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    Hey if you are too good to clarify then I guess I wouldn’t ask. If it is idling smooth and sounds right the I’d check the clutch springs. If it has progressively gotten worse they could be getting weak causing the clutch to engage at a low RPM. I would weed out the air leak on primary inspection if you are able to get a good tune on the carb without it being excessively out of the 1/1 realm on H and L. But what do I know I had to ask a clarifying question when trying to help someone diagnose their saw over a forum.


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  9. Mad Professor

    Mad Professor Addicted to ArboristSite

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    If mixture is O.K. , as mentioned, check the clutch. Bearing being bad can do that.

    I bought a filthy 026 off CL and the clutch was stuck because of the amount of debris inside the cover. The friction started to melt the clutch cover.

    Clean it up, and check the springs and bearing..

    The flywheel side seal is a weak spot on the 026 if clutch is O.K.

    That CL DSC_0027.JPG DSC_0033.JPG 026 was $95 and it cleaned up nice
     
  10. Big_Wood

    Big_Wood westcoast dweller

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    Without any info? I get what you saying about some but that ain’t me. He says he’s got his damn idle screw backed out with his L set correctly and it’s still idling high. If the springs were the problem he would have no problem killing the thing with turning his idle down. It’s also not possible to tune the low speed with a clutch catching and he says his low is perfect. Not to mention it’s in an 026. I’ve replaced more 026/036 flywheel side seals then any other saw I can think of. Doesn’t mean it is the seal but it’s likely an air leak in this particular case. The reason I mentioned giving it more L was because if the carb can kill the idle down with fuel it’s likely not a fuel delivery issue.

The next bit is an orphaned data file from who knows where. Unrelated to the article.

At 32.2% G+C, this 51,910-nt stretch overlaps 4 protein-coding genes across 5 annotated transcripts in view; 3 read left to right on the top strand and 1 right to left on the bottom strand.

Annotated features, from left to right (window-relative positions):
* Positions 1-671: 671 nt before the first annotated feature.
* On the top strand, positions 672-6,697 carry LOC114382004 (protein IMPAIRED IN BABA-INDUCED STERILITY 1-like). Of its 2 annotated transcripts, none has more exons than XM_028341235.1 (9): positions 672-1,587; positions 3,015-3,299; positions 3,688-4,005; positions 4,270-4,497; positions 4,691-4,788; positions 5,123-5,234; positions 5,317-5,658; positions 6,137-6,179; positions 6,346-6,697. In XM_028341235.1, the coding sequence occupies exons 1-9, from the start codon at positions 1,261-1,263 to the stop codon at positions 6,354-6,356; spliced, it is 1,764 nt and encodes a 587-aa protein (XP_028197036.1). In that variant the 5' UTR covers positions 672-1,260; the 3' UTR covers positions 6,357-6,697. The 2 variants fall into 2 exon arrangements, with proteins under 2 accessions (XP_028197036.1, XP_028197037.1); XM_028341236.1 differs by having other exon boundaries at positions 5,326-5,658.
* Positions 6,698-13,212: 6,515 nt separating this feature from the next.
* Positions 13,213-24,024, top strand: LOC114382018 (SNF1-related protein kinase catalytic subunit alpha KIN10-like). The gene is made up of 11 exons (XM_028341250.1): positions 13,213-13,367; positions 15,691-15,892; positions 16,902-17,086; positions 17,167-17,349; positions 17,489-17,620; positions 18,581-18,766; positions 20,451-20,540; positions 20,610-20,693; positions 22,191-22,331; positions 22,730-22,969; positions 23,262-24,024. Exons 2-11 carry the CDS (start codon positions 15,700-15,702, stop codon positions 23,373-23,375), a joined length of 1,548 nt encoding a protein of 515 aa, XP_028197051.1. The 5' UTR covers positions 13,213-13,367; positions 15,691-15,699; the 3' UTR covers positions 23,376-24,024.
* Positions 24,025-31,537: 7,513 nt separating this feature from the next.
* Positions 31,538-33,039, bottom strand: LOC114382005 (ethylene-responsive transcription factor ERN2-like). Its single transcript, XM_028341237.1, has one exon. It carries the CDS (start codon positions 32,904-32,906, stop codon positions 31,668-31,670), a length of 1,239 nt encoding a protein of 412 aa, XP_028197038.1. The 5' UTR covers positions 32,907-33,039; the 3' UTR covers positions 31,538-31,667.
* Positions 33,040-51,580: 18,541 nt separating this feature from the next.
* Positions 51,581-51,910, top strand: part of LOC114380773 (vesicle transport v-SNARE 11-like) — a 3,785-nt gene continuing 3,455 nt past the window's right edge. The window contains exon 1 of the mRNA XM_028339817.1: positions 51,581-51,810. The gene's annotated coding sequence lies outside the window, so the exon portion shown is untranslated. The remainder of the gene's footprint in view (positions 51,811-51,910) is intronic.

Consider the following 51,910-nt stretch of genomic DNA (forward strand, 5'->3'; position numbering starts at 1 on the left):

11. drf255

    drf255 BAD CAD

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    Agreed. As pointed out above, the Fly side seal is usually the culprit.

    Put a tach on the saw. If the saw is below factory setting and the chain still moves, you need springs.

    But, if I’m reading correctly, you say no matter how much you back off the LA screw, the idle won’t come down. And also that it keeps getting worse.

    Sound like a classic air leak. You need to vac and pressure test the saw at this point, or you are wasting time and money.

    My bet is the Fly side seal, but it really can be anything.
     
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  12. farmer steve

    farmer steve outstanding in my field, 5150

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    i had problems with getting a good tune on my 26 and finally found that the intake boot clamp was loose and sucking air. i had several guys look at it at a GTG and everyone missed it. :omg:
     
  13. Mad Professor

    Mad Professor Addicted to ArboristSite

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    You're right. Maybe vac/pres test is in order if idle screw is backed out and still racing.
     
  14. juniormarbles